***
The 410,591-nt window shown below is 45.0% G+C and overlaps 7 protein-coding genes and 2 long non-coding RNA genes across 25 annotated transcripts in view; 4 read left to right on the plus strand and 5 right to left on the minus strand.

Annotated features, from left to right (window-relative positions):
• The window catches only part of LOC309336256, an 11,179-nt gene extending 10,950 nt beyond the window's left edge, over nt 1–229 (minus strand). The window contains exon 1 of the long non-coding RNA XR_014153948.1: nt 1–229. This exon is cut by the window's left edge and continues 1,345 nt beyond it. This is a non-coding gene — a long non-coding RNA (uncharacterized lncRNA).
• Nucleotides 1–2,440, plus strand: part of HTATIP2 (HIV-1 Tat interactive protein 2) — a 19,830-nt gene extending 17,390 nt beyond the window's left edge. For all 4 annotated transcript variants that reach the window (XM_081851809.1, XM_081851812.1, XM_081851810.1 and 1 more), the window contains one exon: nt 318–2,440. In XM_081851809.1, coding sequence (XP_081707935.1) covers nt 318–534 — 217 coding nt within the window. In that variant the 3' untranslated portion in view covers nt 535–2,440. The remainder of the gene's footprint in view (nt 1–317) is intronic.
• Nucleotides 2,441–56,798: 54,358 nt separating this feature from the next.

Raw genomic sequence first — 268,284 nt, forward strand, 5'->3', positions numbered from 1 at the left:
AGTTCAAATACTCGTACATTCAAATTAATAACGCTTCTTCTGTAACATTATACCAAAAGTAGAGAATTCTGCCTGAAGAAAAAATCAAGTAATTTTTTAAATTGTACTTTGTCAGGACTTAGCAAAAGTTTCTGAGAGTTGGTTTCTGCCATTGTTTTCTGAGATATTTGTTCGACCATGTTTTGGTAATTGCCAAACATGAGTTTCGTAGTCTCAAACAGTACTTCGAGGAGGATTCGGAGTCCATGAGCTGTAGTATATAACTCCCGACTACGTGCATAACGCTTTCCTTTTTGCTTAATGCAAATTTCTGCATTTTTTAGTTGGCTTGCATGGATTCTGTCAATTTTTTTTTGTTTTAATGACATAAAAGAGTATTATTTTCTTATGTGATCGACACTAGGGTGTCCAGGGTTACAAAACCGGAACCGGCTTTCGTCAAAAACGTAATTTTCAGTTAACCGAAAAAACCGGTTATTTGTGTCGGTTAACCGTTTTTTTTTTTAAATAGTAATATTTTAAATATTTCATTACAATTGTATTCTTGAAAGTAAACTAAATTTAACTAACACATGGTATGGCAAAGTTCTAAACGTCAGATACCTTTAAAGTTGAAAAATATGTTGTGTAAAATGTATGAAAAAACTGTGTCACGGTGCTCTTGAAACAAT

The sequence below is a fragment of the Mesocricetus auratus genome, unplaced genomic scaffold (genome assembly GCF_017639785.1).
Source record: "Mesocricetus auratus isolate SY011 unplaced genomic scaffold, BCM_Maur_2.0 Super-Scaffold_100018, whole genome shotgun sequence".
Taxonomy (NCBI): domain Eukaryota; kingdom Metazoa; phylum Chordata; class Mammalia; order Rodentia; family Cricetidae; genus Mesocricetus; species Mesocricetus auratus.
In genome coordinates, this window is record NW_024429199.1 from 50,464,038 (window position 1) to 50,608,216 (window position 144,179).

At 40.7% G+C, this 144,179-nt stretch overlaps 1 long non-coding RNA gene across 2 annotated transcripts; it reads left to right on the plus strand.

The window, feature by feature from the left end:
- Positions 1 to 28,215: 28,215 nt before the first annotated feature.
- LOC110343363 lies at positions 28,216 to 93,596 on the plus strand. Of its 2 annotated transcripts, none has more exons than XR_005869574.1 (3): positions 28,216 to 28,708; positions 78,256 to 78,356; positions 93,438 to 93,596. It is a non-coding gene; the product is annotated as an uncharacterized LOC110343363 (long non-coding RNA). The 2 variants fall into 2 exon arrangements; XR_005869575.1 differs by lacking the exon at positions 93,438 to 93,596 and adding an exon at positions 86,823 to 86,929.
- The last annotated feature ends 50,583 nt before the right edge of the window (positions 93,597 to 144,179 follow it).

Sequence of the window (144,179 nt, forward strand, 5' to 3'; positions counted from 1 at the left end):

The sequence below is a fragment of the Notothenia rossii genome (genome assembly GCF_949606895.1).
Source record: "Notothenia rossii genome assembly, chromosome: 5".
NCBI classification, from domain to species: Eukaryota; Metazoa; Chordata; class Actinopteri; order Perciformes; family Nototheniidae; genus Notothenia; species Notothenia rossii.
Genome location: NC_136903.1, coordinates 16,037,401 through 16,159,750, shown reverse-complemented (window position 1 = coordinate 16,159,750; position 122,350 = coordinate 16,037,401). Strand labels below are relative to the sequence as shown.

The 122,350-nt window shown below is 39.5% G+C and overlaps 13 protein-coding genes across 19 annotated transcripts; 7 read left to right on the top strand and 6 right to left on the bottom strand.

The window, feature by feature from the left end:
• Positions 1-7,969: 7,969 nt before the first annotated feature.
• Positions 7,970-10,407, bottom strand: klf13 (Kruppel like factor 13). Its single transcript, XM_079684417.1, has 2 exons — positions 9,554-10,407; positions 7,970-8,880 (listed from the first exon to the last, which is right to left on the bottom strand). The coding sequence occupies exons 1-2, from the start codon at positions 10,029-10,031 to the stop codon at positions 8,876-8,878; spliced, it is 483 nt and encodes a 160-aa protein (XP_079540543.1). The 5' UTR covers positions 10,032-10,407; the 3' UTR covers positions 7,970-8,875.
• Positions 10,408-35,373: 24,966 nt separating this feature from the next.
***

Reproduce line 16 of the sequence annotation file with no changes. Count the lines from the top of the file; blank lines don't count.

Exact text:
- The last annotated feature ends 50,583 nt before the right edge of the window (positions 93,597 to 144,179 follow it).